A few things you should know about how astrophysicists contributed to the discovery of gravity waves.
When astrophysicists at the University of Wisconsin-Milwaukee helped to confirm the existence of gravity waves, their most significant contribution was in the field of data management and analysis: A UWM supercomputer was among the first machines to identify the ripple in space-time created by the merger of two black holes 1.3 billion years ago.
The data were gathered by miles-long, L-shaped, super-sensitive laser devices in Louisiana and Washington state, and sounded, when properly analyzed, like a chirp. Gravity waves are the last prediction of Albert Einstein’s 100-year-old general theory of relativity to be confirmed and are expected to change our understanding of the universe.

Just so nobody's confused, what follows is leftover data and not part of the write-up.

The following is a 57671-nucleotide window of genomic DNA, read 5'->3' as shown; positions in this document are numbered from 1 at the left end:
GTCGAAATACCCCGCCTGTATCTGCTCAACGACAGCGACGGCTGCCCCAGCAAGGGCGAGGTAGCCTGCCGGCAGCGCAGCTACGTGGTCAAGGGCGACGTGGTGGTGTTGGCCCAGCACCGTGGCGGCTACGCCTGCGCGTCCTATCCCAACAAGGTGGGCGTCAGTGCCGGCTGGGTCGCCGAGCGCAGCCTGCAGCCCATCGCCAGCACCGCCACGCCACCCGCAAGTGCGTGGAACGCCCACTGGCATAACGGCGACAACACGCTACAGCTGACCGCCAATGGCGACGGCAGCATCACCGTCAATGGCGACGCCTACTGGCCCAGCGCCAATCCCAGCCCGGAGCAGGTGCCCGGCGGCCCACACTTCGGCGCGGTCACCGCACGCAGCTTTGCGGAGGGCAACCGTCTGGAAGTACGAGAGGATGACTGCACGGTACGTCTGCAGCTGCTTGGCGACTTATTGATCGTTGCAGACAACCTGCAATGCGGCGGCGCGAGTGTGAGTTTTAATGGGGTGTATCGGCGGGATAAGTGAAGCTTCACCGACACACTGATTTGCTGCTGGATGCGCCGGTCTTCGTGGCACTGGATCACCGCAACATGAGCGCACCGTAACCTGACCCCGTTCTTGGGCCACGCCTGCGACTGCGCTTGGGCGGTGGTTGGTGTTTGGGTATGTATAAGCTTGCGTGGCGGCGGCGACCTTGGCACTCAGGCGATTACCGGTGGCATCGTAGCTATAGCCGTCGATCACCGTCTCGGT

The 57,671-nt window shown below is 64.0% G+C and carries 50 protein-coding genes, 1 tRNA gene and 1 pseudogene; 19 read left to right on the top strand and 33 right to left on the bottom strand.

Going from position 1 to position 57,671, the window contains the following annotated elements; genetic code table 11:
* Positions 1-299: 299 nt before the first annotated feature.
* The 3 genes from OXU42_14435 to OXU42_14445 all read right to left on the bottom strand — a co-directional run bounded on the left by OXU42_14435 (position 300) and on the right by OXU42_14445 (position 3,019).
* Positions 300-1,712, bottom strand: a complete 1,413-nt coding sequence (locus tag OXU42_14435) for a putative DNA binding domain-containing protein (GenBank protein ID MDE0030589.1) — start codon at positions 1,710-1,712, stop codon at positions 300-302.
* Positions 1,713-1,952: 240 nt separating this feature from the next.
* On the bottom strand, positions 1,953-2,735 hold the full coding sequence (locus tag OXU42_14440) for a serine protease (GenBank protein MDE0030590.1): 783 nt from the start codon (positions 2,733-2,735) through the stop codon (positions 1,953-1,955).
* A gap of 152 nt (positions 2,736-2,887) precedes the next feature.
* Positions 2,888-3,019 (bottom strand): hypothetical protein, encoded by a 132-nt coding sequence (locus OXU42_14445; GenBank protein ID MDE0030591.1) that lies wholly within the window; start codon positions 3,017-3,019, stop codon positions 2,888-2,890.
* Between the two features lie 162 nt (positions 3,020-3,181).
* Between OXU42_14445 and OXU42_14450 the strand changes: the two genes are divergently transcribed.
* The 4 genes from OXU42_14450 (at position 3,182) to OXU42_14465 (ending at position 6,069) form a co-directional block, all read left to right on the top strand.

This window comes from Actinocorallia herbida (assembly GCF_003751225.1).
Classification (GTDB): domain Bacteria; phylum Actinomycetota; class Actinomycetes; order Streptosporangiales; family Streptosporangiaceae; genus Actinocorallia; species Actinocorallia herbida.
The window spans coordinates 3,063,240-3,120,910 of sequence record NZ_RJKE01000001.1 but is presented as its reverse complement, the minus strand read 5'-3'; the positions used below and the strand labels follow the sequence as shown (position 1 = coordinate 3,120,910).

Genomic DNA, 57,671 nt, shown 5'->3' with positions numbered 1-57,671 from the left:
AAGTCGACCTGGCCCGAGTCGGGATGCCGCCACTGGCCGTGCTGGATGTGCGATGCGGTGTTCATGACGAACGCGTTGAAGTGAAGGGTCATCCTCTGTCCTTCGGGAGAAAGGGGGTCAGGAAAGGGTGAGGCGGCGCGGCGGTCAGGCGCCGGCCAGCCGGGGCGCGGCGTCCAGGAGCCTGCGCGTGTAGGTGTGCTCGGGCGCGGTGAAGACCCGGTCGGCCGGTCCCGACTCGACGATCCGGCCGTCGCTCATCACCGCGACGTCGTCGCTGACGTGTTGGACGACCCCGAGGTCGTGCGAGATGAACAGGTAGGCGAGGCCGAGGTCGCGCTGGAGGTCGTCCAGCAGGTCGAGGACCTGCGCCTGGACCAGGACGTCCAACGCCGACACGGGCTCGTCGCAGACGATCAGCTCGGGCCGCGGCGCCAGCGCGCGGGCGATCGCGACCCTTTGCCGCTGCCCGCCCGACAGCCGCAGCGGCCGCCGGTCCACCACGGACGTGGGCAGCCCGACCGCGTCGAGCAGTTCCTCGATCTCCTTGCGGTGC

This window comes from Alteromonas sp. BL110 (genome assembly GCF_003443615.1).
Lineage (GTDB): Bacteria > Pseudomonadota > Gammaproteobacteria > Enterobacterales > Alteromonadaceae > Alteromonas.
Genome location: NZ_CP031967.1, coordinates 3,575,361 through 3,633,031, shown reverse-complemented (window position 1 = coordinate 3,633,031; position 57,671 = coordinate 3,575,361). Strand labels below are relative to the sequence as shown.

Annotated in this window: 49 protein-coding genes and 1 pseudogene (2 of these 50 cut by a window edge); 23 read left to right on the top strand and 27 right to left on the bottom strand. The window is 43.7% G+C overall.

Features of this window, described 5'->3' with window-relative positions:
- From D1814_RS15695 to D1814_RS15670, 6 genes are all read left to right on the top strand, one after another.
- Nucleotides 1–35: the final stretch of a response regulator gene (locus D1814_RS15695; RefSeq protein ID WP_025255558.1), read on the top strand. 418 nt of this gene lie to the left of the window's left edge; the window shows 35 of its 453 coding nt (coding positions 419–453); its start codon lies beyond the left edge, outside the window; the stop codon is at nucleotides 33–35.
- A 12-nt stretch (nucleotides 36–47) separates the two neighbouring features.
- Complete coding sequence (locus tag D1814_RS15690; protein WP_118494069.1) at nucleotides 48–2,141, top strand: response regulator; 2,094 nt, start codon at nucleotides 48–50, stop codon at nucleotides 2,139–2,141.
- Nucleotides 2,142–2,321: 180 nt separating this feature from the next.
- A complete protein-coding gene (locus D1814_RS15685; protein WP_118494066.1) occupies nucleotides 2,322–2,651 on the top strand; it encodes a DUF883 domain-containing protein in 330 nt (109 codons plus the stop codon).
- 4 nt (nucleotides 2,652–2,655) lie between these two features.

➜ About 1,000 scientists worldwide worked on the project, but it was Prof. Patrick Brady’s team at UWM that led the way in devising a method to detect the black hole merger.
➜ Brady’s Center for Gravitation, Cosmology and Astrophysics raised $3.1 million in extramural funding in 2014-15, about 10 percent of the campus-wide total for research.
➜ The science is complex, but some 200 people turned out for a UWM presentation on gravity waves at Anodyne Coffee, 224 W. Bruce St., in February.
➜ The gravity waves announcement was based on just one-third of the data collected during the project’s first wave. New revelations may be announced soon.